The manager / employee relationship can be a fraught one. Put two people in a situation where there’s potential for power play and you could be asking for drama. The responsibility for the smooth sailing of the dynamics within this relationship rests on the shoulders of the manager. No matter the personality type of an employee, a good boss should be able to navigate any kind of troubled water.
But is this always the case? Many managers it seems don’t have the people management skills to communicate properly, let alone encourage, engage or inspire their employees. This is unfortunate as not only can a bad manager affect employee happiness, they can affect career advancement and ultimately cause a perfectly good worker to quit.
Do you think you’re a good boss? Check your skills with these 5 questions:
1. Have you defined and communicated the vision for the business?
Knowing exactly what a business wants to achieve can give employees a sense of purpose and a greater sense of achievement when those goals are met. Meetings where you outline key strategic objectives and put deadlines in place makes people feel part of a team working towards a collective goal.
Rather than you giving a lecture in these meetings to a sea of glazed expressions ask for input and work together to help the business to succeed.
2. Do your employees know their individual performance goals?
Each person plays a part in the running of a business but most of the time the connection between daily duties and how they’re helping with its continued success is lacking.
Work with each employee one-to-one to share the vision, set performance goals and help them see a direct correlation between what they do and the bigger picture. Employees who make this connection are more likely to identify new ways for growth and productivity.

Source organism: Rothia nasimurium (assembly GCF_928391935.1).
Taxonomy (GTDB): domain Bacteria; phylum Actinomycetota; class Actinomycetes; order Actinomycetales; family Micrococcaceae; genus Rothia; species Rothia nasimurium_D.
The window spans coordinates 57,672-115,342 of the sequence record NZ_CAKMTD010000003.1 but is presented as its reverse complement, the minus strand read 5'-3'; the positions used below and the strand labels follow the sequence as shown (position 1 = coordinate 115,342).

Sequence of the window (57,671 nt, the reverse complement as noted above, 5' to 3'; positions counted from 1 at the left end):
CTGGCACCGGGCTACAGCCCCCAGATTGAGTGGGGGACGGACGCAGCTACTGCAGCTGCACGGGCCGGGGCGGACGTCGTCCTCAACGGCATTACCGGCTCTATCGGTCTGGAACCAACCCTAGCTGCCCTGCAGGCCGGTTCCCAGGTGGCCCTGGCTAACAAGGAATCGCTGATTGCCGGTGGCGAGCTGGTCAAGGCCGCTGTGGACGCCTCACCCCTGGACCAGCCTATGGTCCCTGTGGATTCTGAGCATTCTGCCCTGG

3. Do you provide opportunities for feedback?
Meeting regularly with each of your employees for a discussion on their progression will provide valuable feedback on both sides. Good managers can take on the role of teacher/coach/mentor when necessary to ‘clear the air’, provide a supportive environment, and aren’t afraid to have difficult conversations.
4. Do you provide opportunities for growth?
You may think you’re a good boss, but if someone is bored in their job and not given the chance to learn new skills, you can be sure they’ll be looking around for more meaningful work. Enable your employees to add to their CVs by helping them build on their strengths and delegate challenging work.
You’ll be viewed as a good manager if you let them know that they’re on your radar for wanting to up-skill. You’ll be seen as a great manager if you actually follow through.
5. Do you recognise a job well done?
Many managers will throw out a ‘nice job’ comment on occasion but personal recognition and rewards for a job well done can have a lasting effect on confidence, productivity and motivation.
High staff turnover is not good for the financial health of a business. So be the kind of boss that isn’t afraid to give credit where it’s due and employees will be much more likely to stay put, rather than look elsewhere.